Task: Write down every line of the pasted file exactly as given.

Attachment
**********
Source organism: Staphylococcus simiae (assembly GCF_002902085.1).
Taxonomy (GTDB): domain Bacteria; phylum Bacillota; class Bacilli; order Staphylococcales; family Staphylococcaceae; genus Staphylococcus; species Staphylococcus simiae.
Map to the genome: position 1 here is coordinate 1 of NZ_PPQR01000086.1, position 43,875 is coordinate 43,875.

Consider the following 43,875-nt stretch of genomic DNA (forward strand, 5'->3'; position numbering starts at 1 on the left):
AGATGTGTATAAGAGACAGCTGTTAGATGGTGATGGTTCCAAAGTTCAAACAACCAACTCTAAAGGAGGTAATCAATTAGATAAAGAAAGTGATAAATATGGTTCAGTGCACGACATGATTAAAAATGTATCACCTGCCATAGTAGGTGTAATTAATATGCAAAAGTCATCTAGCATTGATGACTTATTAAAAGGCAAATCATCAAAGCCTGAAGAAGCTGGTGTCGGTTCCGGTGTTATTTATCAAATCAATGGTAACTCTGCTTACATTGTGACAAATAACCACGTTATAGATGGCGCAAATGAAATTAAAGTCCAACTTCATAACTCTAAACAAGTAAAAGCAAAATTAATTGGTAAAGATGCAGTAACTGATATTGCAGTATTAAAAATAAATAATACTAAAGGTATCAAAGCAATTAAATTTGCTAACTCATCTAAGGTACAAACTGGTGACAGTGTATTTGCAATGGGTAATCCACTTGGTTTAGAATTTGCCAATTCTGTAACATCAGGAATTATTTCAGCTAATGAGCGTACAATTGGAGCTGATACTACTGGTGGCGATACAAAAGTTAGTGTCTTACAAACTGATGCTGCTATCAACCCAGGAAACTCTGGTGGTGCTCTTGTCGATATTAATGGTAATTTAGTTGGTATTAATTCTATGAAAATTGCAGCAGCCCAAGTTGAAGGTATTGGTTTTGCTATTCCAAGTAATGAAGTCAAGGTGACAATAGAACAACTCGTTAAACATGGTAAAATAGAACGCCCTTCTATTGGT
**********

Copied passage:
Source organism: Staphylococcus simiae (assembly GCF_002902085.1).
Taxonomy (GTDB): domain Bacteria; phylum Bacillota; class Bacilli; order Staphylococcales; family Staphylococcaceae; genus Staphylococcus; species Staphylococcus simiae.
Map to the genome: position 1 here is coordinate 1 of NZ_PPQR01000086.1, position 43,875 is coordinate 43,875.

Consider the following 43,875-nt stretch of genomic DNA (forward strand, 5'->3'; position numbering starts at 1 on the left):
AGATGTGTATAAGAGACAGCTGTTAGATGGTGATGGTTCCAAAGTTCAAACAACCAACTCTAAAGGAGGTAATCAATTAGATAAAGAAAGTGATAAATATGGTTCAGTGCACGACATGATTAAAAATGTATCACCTGCCATAGTAGGTGTAATTAATATGCAAAAGTCATCTAGCATTGATGACTTATTAAAAGGCAAATCATCAAAGCCTGAAGAAGCTGGTGTCGGTTCCGGTGTTATTTATCAAATCAATGGTAACTCTGCTTACATTGTGACAAATAACCACGTTATAGATGGCGCAAATGAAATTAAAGTCCAACTTCATAACTCTAAACAAGTAAAAGCAAAATTAATTGGTAAAGATGCAGTAACTGATATTGCAGTATTAAAAATAAATAATACTAAAGGTATCAAAGCAATTAAATTTGCTAACTCATCTAAGGTACAAACTGGTGACAGTGTATTTGCAATGGGTAATCCACTTGGTTTAGAATTTGCCAATTCTGTAACATCAGGAATTATTTCAGCTAATGAGCGTACAATTGGAGCTGATACTACTGGTGGCGATACAAAAGTTAGTGTCTTACAAACTGATGCTGCTATCAACCCAGGAAACTCTGGTGGTGCTCTTGTCGATATTAATGGTAATTTAGTTGGTATTAATTCTATGAAAATTGCAGCAGCCCAAGTTGAAGGTATTGGTTTTGCTATTCCAAGTAATGAAGTCAAGGTGACAATAGAACAACTCGTTAAACATGGTAAAATAGAACGCCCTTCTATTGGT